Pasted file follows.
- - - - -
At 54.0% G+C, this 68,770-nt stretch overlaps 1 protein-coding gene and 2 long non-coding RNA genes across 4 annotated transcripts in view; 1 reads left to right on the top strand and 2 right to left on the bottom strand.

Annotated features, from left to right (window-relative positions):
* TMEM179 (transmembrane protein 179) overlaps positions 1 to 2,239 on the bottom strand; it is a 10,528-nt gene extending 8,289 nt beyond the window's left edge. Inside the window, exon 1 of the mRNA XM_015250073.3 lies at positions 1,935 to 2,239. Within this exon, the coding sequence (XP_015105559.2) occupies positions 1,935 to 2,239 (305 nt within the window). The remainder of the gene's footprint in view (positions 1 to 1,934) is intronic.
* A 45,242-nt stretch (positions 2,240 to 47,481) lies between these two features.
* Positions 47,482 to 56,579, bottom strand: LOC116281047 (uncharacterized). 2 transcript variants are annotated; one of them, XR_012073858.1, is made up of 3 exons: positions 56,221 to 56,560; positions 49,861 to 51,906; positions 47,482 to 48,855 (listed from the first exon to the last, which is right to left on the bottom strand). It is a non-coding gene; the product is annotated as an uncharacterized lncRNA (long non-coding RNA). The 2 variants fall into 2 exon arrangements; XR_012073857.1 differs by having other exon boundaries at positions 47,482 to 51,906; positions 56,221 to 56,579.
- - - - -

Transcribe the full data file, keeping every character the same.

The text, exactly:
At 54.0% G+C, this 68,770-nt stretch overlaps 1 protein-coding gene and 2 long non-coding RNA genes across 4 annotated transcripts in view; 1 reads left to right on the top strand and 2 right to left on the bottom strand.

Annotated features, from left to right (window-relative positions):
* TMEM179 (transmembrane protein 179) overlaps positions 1 to 2,239 on the bottom strand; it is a 10,528-nt gene extending 8,289 nt beyond the window's left edge. Inside the window, exon 1 of the mRNA XM_015250073.3 lies at positions 1,935 to 2,239. Within this exon, the coding sequence (XP_015105559.2) occupies positions 1,935 to 2,239 (305 nt within the window). The remainder of the gene's footprint in view (positions 1 to 1,934) is intronic.
* A 45,242-nt stretch (positions 2,240 to 47,481) lies between these two features.
* Positions 47,482 to 56,579, bottom strand: LOC116281047 (uncharacterized). 2 transcript variants are annotated; one of them, XR_012073858.1, is made up of 3 exons: positions 56,221 to 56,560; positions 49,861 to 51,906; positions 47,482 to 48,855 (listed from the first exon to the last, which is right to left on the bottom strand). It is a non-coding gene; the product is annotated as an uncharacterized lncRNA (long non-coding RNA). The 2 variants fall into 2 exon arrangements; XR_012073857.1 differs by having other exon boundaries at positions 47,482 to 51,906; positions 56,221 to 56,579.